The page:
The other servers reply with the oddity that I explained before.  The servers are both domain controllers - SBS and Windows 2003.
C:\>ping 192.168.0.255

Pinging 192.168.0.255 with 32 bytes of data:

Reply from 192.168.0.206: bytes=32 time<1ms TTL=255
Reply from 192.168.0.203: bytes=32 time<1ms TTL=255
Reply from 192.168.0.206: bytes=32 time<1ms TTL=255
Reply from 192.168.0.206: bytes=32 time<1ms TTL=255

Ping statistics for 192.168.0.255:
    Packets: Sent = 4, Received = 4, Lost = 0 (0% loss),
Approximate round trip times in milli-seconds:
    Minimum = 0ms, Maximum = 0ms, Average = 0ms

could this have anything to do with dns?
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Keith AlabasterCommented:
No. DNS resolves ip addresses to Fully qulaified Domain Names (FQDN's)
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Keith AlabasterCommented:
What IS possible is that the SBS box (I assume it is standard with two nic's) is learning some of its information from the wrong NIC. As data passes through gateways (your SBS server for instance), the packet header is stripped off and rewritten with the MAC address of the next hop/gateway/router. If the SBS box or another gateway on your network is having a problem, I suppose this could be having an effect but this would likely cause you to suffer from lost packets.

An option for you would be to download and install a free analyser such as ethereal (www.ethereal.com) on a PC. perform a few pings like you have above. You can check the MAC addresses of the various machines to see what exactly is going on.

Regards
Keith
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g127404Author Commented:
We are experiencing packet loss as well.  I guess I should have included that in this question, I made it another question all-together.  Don't you hate it when you don't get all the information. =-)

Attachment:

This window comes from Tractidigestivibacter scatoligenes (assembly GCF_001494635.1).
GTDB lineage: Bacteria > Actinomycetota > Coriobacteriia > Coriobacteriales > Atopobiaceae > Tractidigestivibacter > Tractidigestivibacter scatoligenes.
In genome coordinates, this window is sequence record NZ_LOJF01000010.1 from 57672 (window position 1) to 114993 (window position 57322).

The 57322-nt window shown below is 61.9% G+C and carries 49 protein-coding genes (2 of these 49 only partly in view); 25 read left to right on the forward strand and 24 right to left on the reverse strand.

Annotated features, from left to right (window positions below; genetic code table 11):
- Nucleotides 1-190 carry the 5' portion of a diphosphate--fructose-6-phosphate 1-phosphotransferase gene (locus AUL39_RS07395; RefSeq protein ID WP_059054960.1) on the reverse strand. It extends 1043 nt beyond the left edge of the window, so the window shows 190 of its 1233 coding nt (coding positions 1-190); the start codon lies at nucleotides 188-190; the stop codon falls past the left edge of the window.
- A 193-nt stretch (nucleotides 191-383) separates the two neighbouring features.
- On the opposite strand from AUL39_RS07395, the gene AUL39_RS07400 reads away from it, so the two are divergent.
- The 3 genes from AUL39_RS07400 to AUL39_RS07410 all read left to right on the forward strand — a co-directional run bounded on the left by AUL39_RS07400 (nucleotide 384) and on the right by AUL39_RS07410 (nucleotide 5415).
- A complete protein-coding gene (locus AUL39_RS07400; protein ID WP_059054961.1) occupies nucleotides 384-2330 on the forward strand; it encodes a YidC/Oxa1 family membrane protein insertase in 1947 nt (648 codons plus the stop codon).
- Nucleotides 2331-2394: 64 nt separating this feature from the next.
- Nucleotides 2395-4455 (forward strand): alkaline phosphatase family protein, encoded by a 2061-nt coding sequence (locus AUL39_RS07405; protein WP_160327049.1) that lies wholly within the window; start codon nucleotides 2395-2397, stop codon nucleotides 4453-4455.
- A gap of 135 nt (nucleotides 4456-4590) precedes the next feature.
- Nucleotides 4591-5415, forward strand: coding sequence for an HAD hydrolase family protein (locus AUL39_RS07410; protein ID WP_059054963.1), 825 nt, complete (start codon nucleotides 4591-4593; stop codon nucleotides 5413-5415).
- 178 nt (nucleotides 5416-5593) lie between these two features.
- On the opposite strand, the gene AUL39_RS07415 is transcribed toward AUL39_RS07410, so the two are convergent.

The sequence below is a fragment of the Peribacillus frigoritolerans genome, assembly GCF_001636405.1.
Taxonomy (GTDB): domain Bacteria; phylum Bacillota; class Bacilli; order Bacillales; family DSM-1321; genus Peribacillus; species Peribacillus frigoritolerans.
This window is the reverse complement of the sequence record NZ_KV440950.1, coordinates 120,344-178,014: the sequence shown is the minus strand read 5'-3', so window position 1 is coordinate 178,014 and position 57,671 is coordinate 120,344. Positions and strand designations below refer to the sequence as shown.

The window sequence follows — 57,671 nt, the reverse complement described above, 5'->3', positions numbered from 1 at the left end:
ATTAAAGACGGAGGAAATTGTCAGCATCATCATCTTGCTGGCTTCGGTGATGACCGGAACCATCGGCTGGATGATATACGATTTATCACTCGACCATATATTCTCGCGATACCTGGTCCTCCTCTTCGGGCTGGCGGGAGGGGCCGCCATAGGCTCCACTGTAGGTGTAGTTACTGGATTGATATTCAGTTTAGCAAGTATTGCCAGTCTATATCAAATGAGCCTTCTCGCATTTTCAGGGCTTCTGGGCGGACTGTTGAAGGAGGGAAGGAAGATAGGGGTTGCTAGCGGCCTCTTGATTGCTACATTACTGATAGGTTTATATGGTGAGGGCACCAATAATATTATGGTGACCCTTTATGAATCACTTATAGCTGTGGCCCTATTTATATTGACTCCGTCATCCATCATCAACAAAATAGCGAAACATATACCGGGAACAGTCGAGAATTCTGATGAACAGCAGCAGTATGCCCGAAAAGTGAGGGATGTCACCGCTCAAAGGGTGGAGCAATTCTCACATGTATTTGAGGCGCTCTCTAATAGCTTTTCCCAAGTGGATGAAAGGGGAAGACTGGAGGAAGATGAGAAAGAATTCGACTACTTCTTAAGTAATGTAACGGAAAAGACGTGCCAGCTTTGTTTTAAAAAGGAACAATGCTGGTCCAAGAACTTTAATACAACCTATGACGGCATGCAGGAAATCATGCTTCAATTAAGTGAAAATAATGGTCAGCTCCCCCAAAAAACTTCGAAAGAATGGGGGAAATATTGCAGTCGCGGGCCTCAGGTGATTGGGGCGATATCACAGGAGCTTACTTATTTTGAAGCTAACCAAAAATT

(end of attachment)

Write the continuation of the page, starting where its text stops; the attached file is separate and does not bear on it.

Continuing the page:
here is the problem with the dropped packets.  It should give you a better idea of what's going on.
http://www.experts-exchange.com/Networking/Microsoft_Network/Q_21876492.html

The SBS box has 2 nic's but one is disabled.  The SonicWall is doing the routing.
The SBS is not acting as the gateway... only the DNS.
Sonicwall ip address is: 192.168.0.254
SBS ip address is 192.168.0.253

My ipconfig:
Ethernet adapter Local Area Connection:

        Connection-specific DNS Suffix  . :
        IP Address. . . . . . . . . . . . : 192.168.0.36
        Subnet Mask . . . . . . . . . . . : 255.255.255.0
        Default Gateway . . . . . . . . . : 192.168.0.254
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g127404Author Commented:
I have been using Ethereal for a while and that's how I found the ip weirdness in the first place.  I'm a novice to intermediate when it comes to analyzing what Ethereal is telling me.
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Keith AlabasterCommented:
Er, yeah. Sort of does change the whole perspective of the question doesn't it.

One of these questions needs to be closed off as you have effectively got the same question twice. As you are limited to 500 points for a question.

I will close this question off by setting its points to zero and using this as a pointer to your other question.

Regards

Keith
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g127404Author Commented:
I saw these as two separate questions but do what you must.  In my mind packet loss was different from a .255 returning multiple ip addresses.  Thank you for the help you've provided so far.
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Keith AlabasterCommented:
No problem at all and you're welcome. I think we can both see though that the errors are going to be interrelated. I have refunded your points for this call and have already posted on the link.

Regards
Keith
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g127404Author Commented:
Not sure what answer to accept since there are no points... but to close it I'll accept one.
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Keith AlabasterCommented:
Leave it as it is then people will know to follow the link to add to your other question. It will get closed automatically by the Community Volunteers later.